I recently came across an article titled, "Where Have Basic Skills Gone?"
It reported that youngsters are growing more likely to be able to use a computer mouse or an i-phone, than use a pencil, write their own name, or tie their shoes. It also discussed that not just technology, but parents are to blame, as these days a large majority of our society expects things immediately (instant gratification.) Meaning moms & dads aren't allowing sufficient time and patience to allow kids to practice & develop all kinds of life skills, like getting dressed & potty training. Those things require time to let a kid explore, fail, and ultimately succeed. Many find it more convenient to just do it for them, or put it off. Kids are lacking certain basic readiness & missing out on a lot of character building. Independence & accomplishing tasks on their own builds positive determination & self-confidence.
I'm old fashioned in some of my values, like Earl was. I thought good points were made here.
When it comes to basic skills, Beau has been a champion of them.
He potty trained a lifetime ago. Personally I feel that having a kid in diapers until they're four years old is an underestimate of the child, and an injustice to the earth. That said, I don't know what we did or that we can take credit for Beau's very early farewell to diapers both day & night. But we never would have known, had we not tried & encouraged.
Maybe that success leads to wanting more of it, because next he was zipping his winter jacket all by himself with tiny toddler fingers. He was determined he could do it, and did. Then he smiled & was off perfecting his somersault.
When he mastered riding a two-wheel bike at three & a half years old last fall, I could hardly believe it. But we helped him take off & keep after it. The kids live on their bikes. Beau goes everywhere on his, which is pieced together from the parts of three or four older bikes.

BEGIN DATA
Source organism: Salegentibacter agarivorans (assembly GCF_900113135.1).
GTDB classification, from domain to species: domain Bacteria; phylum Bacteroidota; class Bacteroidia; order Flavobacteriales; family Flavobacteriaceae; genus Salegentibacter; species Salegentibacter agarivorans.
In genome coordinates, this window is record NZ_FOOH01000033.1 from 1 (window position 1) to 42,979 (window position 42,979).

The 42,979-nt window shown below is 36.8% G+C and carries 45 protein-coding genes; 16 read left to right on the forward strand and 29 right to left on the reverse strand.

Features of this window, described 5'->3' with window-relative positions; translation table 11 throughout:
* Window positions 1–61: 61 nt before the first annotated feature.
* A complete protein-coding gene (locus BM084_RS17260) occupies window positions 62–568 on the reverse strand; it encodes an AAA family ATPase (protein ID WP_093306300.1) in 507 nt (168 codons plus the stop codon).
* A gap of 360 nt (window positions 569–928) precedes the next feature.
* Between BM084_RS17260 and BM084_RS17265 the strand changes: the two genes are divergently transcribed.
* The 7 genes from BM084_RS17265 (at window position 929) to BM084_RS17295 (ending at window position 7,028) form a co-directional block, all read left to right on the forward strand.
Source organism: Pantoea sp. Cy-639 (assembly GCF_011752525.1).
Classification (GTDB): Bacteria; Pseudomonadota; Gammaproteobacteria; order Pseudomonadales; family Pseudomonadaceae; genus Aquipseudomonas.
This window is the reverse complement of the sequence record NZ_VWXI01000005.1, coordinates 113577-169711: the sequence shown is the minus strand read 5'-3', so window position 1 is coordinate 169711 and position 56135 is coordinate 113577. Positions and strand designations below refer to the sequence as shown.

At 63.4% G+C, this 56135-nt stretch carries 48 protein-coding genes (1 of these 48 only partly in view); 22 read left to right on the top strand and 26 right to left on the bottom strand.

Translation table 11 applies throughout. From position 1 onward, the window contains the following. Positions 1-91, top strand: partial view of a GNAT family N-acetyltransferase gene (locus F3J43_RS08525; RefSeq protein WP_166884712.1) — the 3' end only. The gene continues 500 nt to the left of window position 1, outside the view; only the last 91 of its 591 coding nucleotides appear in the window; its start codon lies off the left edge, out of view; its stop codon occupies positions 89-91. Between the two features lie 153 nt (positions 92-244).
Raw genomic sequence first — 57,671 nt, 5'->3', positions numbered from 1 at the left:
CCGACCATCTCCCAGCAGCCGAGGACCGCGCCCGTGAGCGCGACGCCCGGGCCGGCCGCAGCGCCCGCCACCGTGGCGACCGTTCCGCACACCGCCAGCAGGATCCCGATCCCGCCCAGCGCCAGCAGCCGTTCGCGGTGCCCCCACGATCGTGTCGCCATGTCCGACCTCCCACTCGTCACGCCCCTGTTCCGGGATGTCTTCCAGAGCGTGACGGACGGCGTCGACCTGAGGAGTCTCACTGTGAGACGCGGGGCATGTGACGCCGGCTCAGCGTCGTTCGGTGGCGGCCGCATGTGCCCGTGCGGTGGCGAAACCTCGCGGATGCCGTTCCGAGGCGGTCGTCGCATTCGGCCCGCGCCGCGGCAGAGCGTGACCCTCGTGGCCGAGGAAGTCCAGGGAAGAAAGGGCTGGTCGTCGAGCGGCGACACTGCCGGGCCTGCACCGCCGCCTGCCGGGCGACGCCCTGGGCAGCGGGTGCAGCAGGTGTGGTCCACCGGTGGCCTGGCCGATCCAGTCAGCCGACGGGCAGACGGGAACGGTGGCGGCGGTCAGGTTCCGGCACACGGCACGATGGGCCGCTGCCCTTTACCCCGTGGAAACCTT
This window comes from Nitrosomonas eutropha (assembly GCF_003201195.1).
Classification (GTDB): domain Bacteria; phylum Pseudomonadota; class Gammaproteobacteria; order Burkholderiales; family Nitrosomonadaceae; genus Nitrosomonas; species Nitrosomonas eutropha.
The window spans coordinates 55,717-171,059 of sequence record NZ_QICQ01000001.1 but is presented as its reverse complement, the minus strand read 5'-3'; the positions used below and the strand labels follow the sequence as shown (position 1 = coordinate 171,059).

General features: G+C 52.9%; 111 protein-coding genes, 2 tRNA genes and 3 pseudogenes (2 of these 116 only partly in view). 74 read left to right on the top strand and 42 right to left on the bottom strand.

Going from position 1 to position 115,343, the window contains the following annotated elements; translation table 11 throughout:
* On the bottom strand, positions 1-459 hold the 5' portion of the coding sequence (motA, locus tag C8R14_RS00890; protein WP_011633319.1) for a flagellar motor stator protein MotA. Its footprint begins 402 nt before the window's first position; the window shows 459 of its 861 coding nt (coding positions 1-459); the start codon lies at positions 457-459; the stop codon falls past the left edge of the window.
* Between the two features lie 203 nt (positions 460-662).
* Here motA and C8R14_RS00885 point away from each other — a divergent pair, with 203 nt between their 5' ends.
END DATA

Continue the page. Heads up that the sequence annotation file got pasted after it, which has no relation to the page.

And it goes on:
It's a skill that is giving him plenty of motor development, balance & coordination. As well as happiness.
And it gives me great joy, seeing how darn cute he is zooming around care-free, legs just a whirling. All of them riding up & down & around, stopping to snack on berries here & there. To me, it's a pure picture of a good, healthy, simple summer as a kid.
I was away from home overnight, early in July, for a family funeral. It was a long & sad couple of days, though time well spent traveling the highway with my dad & brother & joining lots of family in coming together. The evening after I got home, Beau wanted to show me something - that he can tie shoes! I was again amazed, and in disbelief at how my little guy is growing fast.
Figuring Lilly must have worked with him while I was away, I congratulated him and asked who taught him.
"Nobody," he said.. "I didn't know how to do it, so I taughted myself."
And so, at four years, four months, he conquered tying shoe laces (and anything else that can be tied.)
Tying shoes took designated time & a little practice with his older siblings, which they learned just fine. It hadn't even arrived on my mind to sit Beau down to learn the task yet. He beat me to it.
And he keeps on learning. The kids somehow have Granny charmed into bringing them a pack of gum to share each time she stops at our house. It was randomly discovered as we were sitting in our living room this past month - that Beau can now blow bubbles, too. Johnathan & Lilly are a tad envious; they're still trying to conquer that one. :)
I told him pretty soon there's not going to be anything left for me to teach him! I corrected myself quickly, though - we can always find more to learn. He's great with scissors, pencil & crayon, draws all kinds of good stuff, but he's not very interested in writing his name right now. Something we can work on!
One of my favorite photos of our summer:
On our way to visit Marianne. Following big brother & sister's bike tracks. It's a rather long incline to climb for little legs. He's got to pedal about ten times for our every one.
Beau is up for most any challenge.
Cliche, but true; it's bittersweet watching them grow.
I'm in no hurry for my children to "grow up."
I'd slow time down if I could.
But slow down their zest & progress? Never.
It's our job, and our joy, to nurture growth.